The journeys to China of the Jesuite priest Michał Piotr Boym (1612-1659) in the middle of the 17th century are of great interest for understanding early contact between China and the West.
A detailed description of Chinese nature
Boym’s Flora Sinensis, published in Vienna in 1656, as well as his Cafraria, and his Atlas of China with its travel notes that remain unpublished in the Vatican Library, are especially interesting from a botanical point of view. Flora Sinensis is not a typical “Flora” in the modern botanical sense. Modern “Floras” include a complete list and description of the plants of a specified region, whereas Boym’s work is a selection of plants that attracted his interests, with a focus on fruits and plants of medicinal value.
In Flora Sinensis Boym describes 22 species, all of which are illustrated except for two palms: the areca palm and the coconut. Some of the plants that Boym described, for example black pepper, were familiar in Europe in his time, even if as a luxury item they were not readily available. Others, for example lychee, were less familiar but had been described by earlier Jesuit missionaries to China. Nevertheless, Boym’s work became an important source for early accounts of Chinese plants, because he added new and detailed observations as well as striking colored illustrations.
Fruits and spices from the East
Flora Sinensis lists mainly fruits but also spices such as cinnamon, ginger, and pepper, all of which had long been known in Europe, including for their medicinal properties. Notably absent in Flora Sinensis are cereals such as rice or other starchy staples like yams or sweet potatoes. There is also no focus on fiber or dye plants, even though these were of great commercial interest at the time. A significant aspect of Boym’s work from a botanical point of view is that the descriptions are relatively detailed for their time. They vary in length, but some contain information on the shape of the plants, their geographic distribution, cultivation, medicinal properties, fruiting times, and other features.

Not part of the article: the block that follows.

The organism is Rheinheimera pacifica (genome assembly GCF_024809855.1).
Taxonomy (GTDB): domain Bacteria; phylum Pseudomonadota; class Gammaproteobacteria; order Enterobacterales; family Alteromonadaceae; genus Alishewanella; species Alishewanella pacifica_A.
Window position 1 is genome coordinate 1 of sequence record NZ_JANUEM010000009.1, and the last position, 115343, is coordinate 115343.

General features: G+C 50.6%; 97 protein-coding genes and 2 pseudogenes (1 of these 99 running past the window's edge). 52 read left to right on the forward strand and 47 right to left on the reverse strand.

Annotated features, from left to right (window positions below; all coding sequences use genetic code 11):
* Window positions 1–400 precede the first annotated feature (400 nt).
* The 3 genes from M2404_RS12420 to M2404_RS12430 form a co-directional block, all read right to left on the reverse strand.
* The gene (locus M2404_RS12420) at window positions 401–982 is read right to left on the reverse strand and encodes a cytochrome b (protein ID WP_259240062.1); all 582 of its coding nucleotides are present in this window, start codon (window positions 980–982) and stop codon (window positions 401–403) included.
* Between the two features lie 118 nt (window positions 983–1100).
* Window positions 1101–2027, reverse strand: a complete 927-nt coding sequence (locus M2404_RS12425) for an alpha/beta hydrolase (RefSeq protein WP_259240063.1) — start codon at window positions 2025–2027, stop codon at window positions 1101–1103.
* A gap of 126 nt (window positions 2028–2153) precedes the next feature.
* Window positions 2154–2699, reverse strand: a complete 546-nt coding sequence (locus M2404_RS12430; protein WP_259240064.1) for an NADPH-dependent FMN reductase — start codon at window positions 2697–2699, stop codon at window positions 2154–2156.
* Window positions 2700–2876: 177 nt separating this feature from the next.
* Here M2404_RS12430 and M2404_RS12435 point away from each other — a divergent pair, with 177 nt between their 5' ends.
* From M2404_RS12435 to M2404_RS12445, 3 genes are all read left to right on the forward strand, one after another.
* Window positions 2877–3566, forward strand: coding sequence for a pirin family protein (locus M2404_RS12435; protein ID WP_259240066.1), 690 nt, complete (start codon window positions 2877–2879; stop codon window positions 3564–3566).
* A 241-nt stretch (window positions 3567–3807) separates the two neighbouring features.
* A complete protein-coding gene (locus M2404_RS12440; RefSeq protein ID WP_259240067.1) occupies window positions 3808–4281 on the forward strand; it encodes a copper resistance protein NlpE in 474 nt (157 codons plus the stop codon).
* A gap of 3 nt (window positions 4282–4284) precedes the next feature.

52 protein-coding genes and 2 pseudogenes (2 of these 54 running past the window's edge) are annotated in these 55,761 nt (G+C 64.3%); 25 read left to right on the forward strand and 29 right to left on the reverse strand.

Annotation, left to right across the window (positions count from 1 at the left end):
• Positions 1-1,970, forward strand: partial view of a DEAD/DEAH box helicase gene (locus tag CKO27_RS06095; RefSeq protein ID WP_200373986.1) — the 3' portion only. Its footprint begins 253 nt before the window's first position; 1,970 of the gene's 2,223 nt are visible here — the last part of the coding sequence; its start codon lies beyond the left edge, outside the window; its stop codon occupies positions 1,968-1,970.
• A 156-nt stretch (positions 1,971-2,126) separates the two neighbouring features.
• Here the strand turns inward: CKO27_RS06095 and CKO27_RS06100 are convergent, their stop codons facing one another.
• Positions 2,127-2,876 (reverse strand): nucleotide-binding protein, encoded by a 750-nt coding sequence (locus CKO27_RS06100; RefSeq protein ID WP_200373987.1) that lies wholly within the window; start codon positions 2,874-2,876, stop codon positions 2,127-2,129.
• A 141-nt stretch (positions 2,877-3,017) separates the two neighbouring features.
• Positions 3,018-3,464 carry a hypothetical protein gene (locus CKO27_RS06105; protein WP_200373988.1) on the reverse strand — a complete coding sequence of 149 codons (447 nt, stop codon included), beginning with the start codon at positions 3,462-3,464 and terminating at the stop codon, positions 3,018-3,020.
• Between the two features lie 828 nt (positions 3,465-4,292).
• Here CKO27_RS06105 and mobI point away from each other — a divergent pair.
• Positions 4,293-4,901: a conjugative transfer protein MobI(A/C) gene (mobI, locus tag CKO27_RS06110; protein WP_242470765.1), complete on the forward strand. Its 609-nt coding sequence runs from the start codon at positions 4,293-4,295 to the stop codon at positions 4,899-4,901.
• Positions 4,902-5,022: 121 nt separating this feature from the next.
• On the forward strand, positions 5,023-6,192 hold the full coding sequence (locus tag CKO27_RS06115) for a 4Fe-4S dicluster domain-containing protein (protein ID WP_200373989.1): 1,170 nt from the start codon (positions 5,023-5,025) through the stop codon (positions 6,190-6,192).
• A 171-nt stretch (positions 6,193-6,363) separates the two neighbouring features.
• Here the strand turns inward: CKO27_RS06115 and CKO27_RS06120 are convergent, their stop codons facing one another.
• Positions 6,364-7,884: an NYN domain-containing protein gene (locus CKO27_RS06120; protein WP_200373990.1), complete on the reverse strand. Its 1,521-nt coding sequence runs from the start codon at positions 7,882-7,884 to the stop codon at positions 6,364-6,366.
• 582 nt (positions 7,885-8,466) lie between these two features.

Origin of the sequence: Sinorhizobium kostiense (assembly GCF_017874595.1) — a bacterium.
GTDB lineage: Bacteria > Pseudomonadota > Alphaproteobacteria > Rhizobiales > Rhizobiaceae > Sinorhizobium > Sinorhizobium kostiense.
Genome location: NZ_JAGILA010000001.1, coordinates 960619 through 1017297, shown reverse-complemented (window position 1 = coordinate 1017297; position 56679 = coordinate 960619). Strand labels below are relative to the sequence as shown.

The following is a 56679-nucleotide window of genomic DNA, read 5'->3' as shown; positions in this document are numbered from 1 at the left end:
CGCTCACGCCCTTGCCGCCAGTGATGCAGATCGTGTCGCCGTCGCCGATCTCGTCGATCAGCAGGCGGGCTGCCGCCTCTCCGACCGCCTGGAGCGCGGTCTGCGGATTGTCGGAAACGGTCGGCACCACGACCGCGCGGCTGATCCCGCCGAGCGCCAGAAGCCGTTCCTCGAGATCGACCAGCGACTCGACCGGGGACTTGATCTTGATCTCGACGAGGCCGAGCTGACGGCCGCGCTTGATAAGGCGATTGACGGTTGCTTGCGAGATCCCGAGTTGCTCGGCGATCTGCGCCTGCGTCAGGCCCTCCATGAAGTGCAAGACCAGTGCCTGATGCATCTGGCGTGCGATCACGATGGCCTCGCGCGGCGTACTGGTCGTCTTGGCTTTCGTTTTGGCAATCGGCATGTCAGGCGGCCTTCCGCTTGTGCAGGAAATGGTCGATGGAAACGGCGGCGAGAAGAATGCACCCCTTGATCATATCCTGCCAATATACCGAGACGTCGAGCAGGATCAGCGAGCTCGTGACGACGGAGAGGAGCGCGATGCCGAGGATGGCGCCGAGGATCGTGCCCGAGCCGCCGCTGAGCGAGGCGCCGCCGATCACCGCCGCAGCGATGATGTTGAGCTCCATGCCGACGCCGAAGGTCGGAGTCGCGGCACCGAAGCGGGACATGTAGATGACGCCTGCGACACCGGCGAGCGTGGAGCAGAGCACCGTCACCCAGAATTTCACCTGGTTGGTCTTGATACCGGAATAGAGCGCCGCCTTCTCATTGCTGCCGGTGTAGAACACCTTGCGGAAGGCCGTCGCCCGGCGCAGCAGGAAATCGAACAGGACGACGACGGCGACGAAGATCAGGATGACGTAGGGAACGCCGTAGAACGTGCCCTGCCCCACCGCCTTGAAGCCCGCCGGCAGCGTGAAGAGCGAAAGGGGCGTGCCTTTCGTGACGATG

Boym arrived in China in 1644. By this time trade had been underway between South East and East Asia and around the Indian Ocean for millennia. Europeans were also well aware of China through the writings of Marco Polo and activities of traders travelling the Silk Road. Since antiquity, there had also been important and well-established trade routes from South Asia into the Mediterranean Basin —plants had been moved along these routes for centuries.
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